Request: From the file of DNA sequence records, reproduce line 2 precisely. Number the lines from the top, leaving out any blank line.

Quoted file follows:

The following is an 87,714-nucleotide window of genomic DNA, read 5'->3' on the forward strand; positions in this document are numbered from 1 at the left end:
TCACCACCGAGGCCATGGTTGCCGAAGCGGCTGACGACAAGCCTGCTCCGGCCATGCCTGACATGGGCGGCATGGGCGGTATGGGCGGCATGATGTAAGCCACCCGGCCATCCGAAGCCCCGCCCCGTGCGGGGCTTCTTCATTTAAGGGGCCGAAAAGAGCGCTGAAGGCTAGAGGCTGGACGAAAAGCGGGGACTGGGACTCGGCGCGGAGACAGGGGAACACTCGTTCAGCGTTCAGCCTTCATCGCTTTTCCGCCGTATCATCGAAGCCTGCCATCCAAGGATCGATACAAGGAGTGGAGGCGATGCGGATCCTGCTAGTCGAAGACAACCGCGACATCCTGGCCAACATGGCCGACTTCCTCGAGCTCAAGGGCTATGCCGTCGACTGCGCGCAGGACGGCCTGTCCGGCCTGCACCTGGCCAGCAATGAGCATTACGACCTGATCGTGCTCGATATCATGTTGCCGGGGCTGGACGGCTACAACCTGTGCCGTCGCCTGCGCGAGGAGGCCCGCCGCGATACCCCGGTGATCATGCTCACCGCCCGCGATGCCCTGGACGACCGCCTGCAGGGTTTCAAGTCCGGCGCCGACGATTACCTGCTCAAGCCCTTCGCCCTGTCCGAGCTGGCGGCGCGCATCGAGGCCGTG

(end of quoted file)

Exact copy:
TCACCACCGAGGCCATGGTTGCCGAAGCGGCTGACGACAAGCCTGCTCCGGCCATGCCTGACATGGGCGGCATGGGCGGTATGGGCGGCATGATGTAAGCCACCCGGCCATCCGAAGCCCCGCCCCGTGCGGGGCTTCTTCATTTAAGGGGCCGAAAAGAGCGCTGAAGGCTAGAGGCTGGACGAAAAGCGGGGACTGGGACTCGGCGCGGAGACAGGGGAACACTCGTTCAGCGTTCAGCCTTCATCGCTTTTCCGCCGTATCATCGAAGCCTGCCATCCAAGGATCGATACAAGGAGTGGAGGCGATGCGGATCCTGCTAGTCGAAGACAACCGCGACATCCTGGCCAACATGGCCGACTTCCTCGAGCTCAAGGGCTATGCCGTCGACTGCGCGCAGGACGGCCTGTCCGGCCTGCACCTGGCCAGCAATGAGCATTACGACCTGATCGTGCTCGATATCATGTTGCCGGGGCTGGACGGCTACAACCTGTGCCGTCGCCTGCGCGAGGAGGCCCGCCGCGATACCCCGGTGATCATGCTCACCGCCCGCGATGCCCTGGACGACCGCCTGCAGGGTTTCAAGTCCGGCGCCGACGATTACCTGCTCAAGCCCTTCGCCCTGTCCGAGCTGGCGGCGCGCATCGAGGCCGTG